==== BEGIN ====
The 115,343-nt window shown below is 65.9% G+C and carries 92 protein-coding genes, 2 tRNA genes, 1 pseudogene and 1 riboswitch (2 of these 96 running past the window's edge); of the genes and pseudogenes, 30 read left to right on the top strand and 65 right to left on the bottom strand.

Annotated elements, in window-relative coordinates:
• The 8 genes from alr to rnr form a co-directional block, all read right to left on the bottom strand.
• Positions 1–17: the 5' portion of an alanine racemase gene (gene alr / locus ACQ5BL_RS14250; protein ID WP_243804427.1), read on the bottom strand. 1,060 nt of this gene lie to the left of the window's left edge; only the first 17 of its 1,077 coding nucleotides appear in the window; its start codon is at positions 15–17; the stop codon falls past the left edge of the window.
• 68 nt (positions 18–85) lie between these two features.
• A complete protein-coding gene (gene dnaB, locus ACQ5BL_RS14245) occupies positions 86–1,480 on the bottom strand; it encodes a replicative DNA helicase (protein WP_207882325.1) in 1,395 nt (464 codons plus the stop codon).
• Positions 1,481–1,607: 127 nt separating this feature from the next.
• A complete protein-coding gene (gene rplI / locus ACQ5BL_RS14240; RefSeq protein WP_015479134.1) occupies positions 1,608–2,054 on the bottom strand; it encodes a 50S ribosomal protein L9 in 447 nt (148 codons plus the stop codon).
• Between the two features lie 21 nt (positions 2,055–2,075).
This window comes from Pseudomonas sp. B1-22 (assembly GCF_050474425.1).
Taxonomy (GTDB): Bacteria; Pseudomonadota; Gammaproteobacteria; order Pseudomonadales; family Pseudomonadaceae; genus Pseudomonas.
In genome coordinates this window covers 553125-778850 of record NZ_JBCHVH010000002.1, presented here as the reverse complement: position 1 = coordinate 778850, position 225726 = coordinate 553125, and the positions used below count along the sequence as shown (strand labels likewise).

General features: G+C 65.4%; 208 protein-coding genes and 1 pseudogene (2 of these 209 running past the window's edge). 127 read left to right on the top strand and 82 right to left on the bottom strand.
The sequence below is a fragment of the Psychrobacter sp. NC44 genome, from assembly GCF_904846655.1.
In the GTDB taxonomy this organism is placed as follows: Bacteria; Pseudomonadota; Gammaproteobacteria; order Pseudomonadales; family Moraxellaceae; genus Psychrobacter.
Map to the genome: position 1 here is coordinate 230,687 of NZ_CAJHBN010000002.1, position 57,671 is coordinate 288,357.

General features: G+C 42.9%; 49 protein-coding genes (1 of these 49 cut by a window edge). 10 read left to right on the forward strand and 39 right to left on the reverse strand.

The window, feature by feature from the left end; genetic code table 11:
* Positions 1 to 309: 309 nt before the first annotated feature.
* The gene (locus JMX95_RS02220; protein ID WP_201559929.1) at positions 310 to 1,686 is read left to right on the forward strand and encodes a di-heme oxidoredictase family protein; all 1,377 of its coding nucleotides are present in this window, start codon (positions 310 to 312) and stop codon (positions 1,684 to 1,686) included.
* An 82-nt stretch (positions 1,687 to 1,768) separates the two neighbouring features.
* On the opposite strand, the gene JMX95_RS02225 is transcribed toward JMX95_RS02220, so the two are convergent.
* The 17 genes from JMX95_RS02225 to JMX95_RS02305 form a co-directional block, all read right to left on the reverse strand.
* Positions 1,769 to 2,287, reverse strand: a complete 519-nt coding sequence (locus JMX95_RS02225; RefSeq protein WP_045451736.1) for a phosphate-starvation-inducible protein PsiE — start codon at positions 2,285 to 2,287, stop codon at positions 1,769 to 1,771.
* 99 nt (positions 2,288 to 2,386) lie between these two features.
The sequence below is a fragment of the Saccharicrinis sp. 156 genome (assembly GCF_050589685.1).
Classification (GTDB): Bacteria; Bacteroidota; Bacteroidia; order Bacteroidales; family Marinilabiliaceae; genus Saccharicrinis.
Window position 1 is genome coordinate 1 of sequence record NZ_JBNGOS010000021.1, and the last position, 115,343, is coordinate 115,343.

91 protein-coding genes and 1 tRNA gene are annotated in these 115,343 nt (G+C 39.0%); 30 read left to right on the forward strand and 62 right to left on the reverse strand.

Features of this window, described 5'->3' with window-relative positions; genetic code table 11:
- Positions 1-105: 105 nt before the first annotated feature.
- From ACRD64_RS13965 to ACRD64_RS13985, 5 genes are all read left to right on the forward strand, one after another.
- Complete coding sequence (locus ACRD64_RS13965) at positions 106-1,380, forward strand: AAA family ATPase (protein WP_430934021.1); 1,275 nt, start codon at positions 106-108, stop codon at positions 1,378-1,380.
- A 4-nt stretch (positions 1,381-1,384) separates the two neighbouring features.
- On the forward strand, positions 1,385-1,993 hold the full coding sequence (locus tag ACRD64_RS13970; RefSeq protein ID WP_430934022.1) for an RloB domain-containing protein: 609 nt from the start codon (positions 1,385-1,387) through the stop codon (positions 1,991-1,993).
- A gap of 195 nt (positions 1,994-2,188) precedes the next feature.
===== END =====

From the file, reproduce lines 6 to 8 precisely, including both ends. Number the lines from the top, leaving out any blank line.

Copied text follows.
• A complete protein-coding gene (gene dnaB, locus ACQ5BL_RS14245) occupies positions 86–1,480 on the bottom strand; it encodes a replicative DNA helicase (protein WP_207882325.1) in 1,395 nt (464 codons plus the stop codon).
• Positions 1,481–1,607: 127 nt separating this feature from the next.
• A complete protein-coding gene (gene rplI / locus ACQ5BL_RS14240; RefSeq protein WP_015479134.1) occupies positions 1,608–2,054 on the bottom strand; it encodes a 50S ribosomal protein L9 in 447 nt (148 codons plus the stop codon).